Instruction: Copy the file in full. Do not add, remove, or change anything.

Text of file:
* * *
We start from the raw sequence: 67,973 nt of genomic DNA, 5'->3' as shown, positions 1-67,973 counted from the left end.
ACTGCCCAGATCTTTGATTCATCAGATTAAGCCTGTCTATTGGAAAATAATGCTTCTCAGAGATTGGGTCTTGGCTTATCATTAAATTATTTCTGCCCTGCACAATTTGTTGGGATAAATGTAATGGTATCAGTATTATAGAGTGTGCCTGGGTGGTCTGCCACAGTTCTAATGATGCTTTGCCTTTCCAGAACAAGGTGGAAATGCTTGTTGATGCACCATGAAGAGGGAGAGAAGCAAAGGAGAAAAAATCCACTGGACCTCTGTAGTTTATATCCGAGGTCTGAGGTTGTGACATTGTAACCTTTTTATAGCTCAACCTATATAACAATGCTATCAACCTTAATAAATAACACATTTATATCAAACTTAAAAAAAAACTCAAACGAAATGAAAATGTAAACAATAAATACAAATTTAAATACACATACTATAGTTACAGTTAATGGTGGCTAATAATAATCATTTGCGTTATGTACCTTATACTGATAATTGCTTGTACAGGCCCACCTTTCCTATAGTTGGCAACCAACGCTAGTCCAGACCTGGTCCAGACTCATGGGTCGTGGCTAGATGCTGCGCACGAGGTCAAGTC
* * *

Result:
We start from the raw sequence: 67,973 nt of genomic DNA, 5'->3' as shown, positions 1-67,973 counted from the left end.
ACTGCCCAGATCTTTGATTCATCAGATTAAGCCTGTCTATTGGAAAATAATGCTTCTCAGAGATTGGGTCTTGGCTTATCATTAAATTATTTCTGCCCTGCACAATTTGTTGGGATAAATGTAATGGTATCAGTATTATAGAGTGTGCCTGGGTGGTCTGCCACAGTTCTAATGATGCTTTGCCTTTCCAGAACAAGGTGGAAATGCTTGTTGATGCACCATGAAGAGGGAGAGAAGCAAAGGAGAAAAAATCCACTGGACCTCTGTAGTTTATATCCGAGGTCTGAGGTTGTGACATTGTAACCTTTTTATAGCTCAACCTATATAACAATGCTATCAACCTTAATAAATAACACATTTATATCAAACTTAAAAAAAAACTCAAACGAAATGAAAATGTAAACAATAAATACAAATTTAAATACACATACTATAGTTACAGTTAATGGTGGCTAATAATAATCATTTGCGTTATGTACCTTATACTGATAATTGCTTGTACAGGCCCACCTTTCCTATAGTTGGCAACCAACGCTAGTCCAGACCTGGTCCAGACTCATGGGTCGTGGCTAGATGCTGCGCACGAGGTCAAGTC